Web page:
January 10, 2016 3:55:01 am
T N Singh and team
Rock Sciences and Rock Engineering Laboratory, Department of Earth Sciences, IIT Bombay
Around the year 2000, the United States developed technologies to extract shale gas and in the last 15 years, increasing extraction of shale gas has totally transformed the energy economics in that country. It has triggered shale gas extraction in Canada as well. As of now, shale gas extraction is limited almost exclusively to these two countries. But these are not the only ones to have shale gas deposits. Many other countries, including India, have significant amounts of shale gas. If we are able to extract shale gas like the US, it will go a long way in ensuring our long-term energy security requirements.
Chemically, shale gas is almost the same as natural gas. But it is found in places which make it difficult to extract. Natural gas is trapped mostly between soft sedimentary rocks which are permeable. If sufficient pressure difference is created at one place in the reservoir upon drilling, natural gas is able to permeate the rocks and assemble at the low pressure area. It can be drilled out after that. Shale gas, on the other hand, is found in shale rocks that are hard and impermeable. Pressure difference is not enough to suck them through the rocks. These rocks have to be ‘broken’ to reach the gas. It is done through a process called ‘hydraulic fracturing’ or ‘fracking’, involving a water mixture directed at the shale rocks at very high pressure.
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Fracking is key to shale gas extraction. It has to be done in the right way through right tools. Uncontrolled breaking of rocks can result in the gas spreading to unintended locations and it could lead to problems like groundwater contamination. It is here that technology development comes in.
The technology developed in the United States is proprietary. It is not shared with anyone. The US proprietary software is hugely expensive and increases the cost of exploration and production steeply. Also, they provide little opportunity to modify them as required. Besides, the shale rocks in India are different from the shale rocks in the United States. It is, therefore, important that we develop the technology to extract shale gas on our own.
For the last three years, we at the Rock Science and Rock Engineering laboratory at IIT Bombay are working on a project to develop the right technology for fracking. Key to successful fracking is an understanding of the properties of the shale rocks. Only when we know this inside out will we be able to find a way to ‘break’ them in the right manner.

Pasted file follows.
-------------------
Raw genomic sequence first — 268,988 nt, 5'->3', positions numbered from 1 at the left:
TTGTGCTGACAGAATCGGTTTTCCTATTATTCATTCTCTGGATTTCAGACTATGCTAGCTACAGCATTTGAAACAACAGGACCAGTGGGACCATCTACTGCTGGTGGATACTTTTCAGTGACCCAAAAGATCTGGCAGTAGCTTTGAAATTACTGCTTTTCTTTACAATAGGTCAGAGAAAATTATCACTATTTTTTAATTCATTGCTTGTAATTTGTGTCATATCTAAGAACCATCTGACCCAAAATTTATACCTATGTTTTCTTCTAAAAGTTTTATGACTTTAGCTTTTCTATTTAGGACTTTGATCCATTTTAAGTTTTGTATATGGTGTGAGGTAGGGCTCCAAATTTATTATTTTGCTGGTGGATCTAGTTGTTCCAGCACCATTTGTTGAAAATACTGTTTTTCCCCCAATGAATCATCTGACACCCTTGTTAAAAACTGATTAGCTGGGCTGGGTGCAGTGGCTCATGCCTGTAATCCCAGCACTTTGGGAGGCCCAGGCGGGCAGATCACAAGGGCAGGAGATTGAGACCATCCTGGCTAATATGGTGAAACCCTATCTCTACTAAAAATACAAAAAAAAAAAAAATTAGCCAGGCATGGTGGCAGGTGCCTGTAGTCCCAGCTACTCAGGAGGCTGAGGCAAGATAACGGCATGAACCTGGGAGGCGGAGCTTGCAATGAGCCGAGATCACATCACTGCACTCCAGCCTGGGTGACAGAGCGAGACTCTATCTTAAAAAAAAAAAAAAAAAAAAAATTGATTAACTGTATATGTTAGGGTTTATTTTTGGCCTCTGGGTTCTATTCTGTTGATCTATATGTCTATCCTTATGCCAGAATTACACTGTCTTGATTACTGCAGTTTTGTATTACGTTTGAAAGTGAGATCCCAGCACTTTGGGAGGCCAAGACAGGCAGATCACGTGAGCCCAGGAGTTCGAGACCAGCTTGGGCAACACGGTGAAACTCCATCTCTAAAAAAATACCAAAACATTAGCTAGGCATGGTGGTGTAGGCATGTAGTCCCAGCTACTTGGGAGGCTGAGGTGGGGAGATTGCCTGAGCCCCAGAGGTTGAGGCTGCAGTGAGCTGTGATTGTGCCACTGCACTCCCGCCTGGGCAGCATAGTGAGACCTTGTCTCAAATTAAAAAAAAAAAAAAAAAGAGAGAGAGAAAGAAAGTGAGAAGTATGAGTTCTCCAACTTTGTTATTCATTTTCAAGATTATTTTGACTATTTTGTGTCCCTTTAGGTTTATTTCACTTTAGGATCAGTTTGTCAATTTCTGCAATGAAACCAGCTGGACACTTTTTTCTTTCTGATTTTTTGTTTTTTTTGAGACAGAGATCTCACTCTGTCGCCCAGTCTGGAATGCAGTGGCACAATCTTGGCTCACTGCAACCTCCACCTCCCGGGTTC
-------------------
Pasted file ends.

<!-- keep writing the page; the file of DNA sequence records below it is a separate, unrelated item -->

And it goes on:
We have developed our own method and tools to study the properties of these rocks. This study has already been completed. For the first time in India, we have been employing an advance ‘permeameter’, a state-of-the-art instrument to study geochemical properties under different temperatures and pressures. Right now, we are in the process of carrying out numerical modelling for ‘fracking’ using 6-7 types of shale rocks. We expect that it will require an effort of at least two more years before we are able to develop the right fracking technology.
The estimates are different, but India is supposed to have ‘substantial’ reserves of shale gas. If we are able to extract it at reasonable cost, it could make India self-sufficient in energy. This research received international recognition through two research grants by the American Association of Petroleum Geologists (AAPG) and Society of Petroleum Engineers (SPE) to my PhD student Debanjan Guha Roy. This is the first time such grants have been awarded to any Indian researcher working in an Indian institute. We are also trying to develop an alternative to the huge amount of fresh water used in fracking operations.
Understanding the properties of shale rocks and developing a technology to extract gas from them at a reasonable cost
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